Carl H. Lindner College of BusinessCarl H. Lindner College of BusinessUniversity of Cincinnati

Carl H. Lindner College of Business

UC Students Solve Global Problems in New Social Entrepreneurship Class

Submitted: 3/14/2011 15:07:16
  • UC business students partner with the University of Quebec to create viable products that solve real-world problems around the globe.

The University of Cincinnati (UC) College of Business is offering a new class titled global challenges and social entrepreneurship. Constantine Polychroniou, PhD, associate professor of marketing, designed the course to encourage students to use business thinking to solve real-world global problems.

"The course's focus is currently being honed to teach students to develop a product concept that will help alleviate global societal challenges," says Polychroniou. "By creating this course, we aim to impart knowledge to students about managing global challenges in a socio-culturally responsible manner using entrepreneurship, while understanding how cultural differences impact decision-making."

Research has shown that international business and corporations, with their efficiency- focused approach to Return on Investment (ROI), have only been minimally successful, at best, in solving global societal problems like poverty. Consequently, the benefits of a free market have not been adequately dispersed to people from every level of society. "With a course like social entrepreneurship, the College of business encourages students to think about the social ROI (SROI) while making international business decisions that impact the larger society as a whole," says Polychroniou.

Throughout the course, students receive a hands-on experience in product development by addressing the challenges of need-identification and need-satisfaction. In addition, students undergo a critical learning experience, where they are exposed to the challenges that international business people face, i.e., working in a multicultural environment.

While developing innovative product solutions, students benefit from a multi-disciplinary environment, where they interact with students studying design, engineering, arts and sciences. This fall, UC students collaborated with the University of Quebec in Canada. During the second week of the course, UC students traveled to Montreal for 4 days to meet their Canadian counterparts, compare notes and exchange ideas on project interests. Before leaving Montreal, students formed teams and set the main parameters for their proposed projects. During the ninth week, the Canadian students came to UC for 4 days, during which time they worked with their teams to finalize their project and present their work.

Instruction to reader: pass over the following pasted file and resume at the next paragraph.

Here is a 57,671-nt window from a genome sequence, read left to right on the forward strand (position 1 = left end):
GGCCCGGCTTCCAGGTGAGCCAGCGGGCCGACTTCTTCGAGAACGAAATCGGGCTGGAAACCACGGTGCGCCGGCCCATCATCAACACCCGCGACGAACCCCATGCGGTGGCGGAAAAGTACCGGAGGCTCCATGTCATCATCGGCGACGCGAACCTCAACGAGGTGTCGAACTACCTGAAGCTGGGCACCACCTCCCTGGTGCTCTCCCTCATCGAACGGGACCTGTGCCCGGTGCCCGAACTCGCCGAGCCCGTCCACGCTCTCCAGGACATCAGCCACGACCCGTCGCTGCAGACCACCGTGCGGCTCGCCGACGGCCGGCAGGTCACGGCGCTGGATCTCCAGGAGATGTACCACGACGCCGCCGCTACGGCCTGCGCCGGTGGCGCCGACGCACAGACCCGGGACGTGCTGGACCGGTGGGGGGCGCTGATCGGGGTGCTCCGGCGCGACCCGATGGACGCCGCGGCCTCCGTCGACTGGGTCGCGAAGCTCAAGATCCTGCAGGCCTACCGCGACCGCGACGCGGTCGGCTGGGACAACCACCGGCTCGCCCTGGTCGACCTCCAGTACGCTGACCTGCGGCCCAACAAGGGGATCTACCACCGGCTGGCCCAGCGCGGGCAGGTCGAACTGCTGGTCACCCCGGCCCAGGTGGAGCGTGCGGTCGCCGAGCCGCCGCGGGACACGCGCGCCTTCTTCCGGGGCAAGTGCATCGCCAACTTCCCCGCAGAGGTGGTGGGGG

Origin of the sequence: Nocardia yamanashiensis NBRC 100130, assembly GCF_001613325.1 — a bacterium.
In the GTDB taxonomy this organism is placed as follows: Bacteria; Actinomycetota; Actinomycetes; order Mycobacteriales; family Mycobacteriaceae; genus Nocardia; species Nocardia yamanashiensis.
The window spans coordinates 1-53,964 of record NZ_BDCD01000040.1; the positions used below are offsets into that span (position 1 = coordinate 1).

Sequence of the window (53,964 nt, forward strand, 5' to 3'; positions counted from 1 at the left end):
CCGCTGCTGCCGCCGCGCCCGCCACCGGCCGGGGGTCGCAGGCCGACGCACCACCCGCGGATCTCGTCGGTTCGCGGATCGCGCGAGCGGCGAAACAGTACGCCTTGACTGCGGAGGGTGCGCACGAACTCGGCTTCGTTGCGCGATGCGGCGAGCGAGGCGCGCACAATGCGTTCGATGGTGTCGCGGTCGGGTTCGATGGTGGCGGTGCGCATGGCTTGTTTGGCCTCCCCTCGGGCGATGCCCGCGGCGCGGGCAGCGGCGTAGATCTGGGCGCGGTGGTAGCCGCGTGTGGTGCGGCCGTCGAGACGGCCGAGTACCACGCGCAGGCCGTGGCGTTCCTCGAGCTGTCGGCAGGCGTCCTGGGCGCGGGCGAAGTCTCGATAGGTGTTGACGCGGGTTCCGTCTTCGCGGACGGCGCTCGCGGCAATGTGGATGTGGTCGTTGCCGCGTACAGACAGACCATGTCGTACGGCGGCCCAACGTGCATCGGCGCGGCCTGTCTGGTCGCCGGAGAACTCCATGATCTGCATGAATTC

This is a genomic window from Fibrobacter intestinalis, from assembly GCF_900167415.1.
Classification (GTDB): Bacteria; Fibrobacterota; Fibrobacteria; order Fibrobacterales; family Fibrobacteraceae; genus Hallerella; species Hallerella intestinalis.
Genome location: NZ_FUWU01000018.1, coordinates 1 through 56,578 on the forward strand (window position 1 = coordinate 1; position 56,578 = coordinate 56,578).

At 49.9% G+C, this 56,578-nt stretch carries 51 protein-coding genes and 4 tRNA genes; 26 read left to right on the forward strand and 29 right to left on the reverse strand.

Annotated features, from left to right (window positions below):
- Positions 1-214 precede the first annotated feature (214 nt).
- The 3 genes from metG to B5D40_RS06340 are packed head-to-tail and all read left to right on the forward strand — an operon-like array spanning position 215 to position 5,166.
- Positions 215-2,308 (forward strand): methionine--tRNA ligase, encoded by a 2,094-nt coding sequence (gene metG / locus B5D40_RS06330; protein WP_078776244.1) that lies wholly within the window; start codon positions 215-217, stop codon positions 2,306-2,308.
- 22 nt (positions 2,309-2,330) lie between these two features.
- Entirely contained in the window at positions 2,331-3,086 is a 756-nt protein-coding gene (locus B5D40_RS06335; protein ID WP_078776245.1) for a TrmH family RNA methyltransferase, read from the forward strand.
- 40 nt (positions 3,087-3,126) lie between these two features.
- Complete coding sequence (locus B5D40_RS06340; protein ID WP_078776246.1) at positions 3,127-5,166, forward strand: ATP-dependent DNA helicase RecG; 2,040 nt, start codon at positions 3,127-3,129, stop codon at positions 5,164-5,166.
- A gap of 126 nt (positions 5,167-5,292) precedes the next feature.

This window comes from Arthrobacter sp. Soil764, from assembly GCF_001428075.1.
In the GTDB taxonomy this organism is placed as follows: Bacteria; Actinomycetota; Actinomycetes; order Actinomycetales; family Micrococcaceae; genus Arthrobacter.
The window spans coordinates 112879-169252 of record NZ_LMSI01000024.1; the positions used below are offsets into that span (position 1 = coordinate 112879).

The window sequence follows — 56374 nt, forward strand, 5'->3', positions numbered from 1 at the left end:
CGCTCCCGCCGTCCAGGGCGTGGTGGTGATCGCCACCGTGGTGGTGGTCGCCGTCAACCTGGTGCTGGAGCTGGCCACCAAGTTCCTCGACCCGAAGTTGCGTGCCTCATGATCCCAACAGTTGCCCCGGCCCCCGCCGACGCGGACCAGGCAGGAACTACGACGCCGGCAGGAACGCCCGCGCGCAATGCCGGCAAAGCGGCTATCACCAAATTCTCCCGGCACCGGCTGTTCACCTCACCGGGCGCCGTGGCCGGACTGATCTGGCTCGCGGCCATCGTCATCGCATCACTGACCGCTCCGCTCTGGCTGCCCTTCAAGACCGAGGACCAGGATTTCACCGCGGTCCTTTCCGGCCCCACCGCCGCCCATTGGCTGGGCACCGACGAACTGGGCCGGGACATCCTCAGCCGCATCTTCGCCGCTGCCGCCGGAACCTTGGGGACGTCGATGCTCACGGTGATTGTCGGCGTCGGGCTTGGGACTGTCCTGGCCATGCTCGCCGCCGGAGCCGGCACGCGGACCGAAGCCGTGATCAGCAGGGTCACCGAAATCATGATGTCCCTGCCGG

Students enjoyed the experiential component of working with peers from other universities and disciplines and benefited from the opportunity to discuss social entrepreneurship, a subject matter that is not often taught.

During the first offering of the new course, students came up with innovative ideas dealing with complex world problems:
  • A body lotion that hydrates the skin and repels mosquitoes for up to eight hours, providing protection against malaria, especially during the day. This product is intended to protect the health of Ivory Coast inhabitants and provide them, especially women, the opportunity to become economically productive.
  • A bike dynamo generator that charges a portable battery pack, which can then be used to charge appliances, primarily cell phones.
  • A lighting solution for women who live in poor and rural areas of Ethiopia. The product is a solar-powered LED light in the shape of a pendant that can be attached to a necklace. This necklace flashlight, which charges fully after a few hours of exposure to sunlight during the day, provides reliable and effective lighting for up to eight hours.
  • A Water-belt system that changes how water is carried in southern Madagascar, placing detachable water jugs on a belt that is easily carried around the waist.
  • A cargo bike (C-Bike) that allows inexpensive group travel, reducing the stress placed on women and children carrying a heavy load over long distances.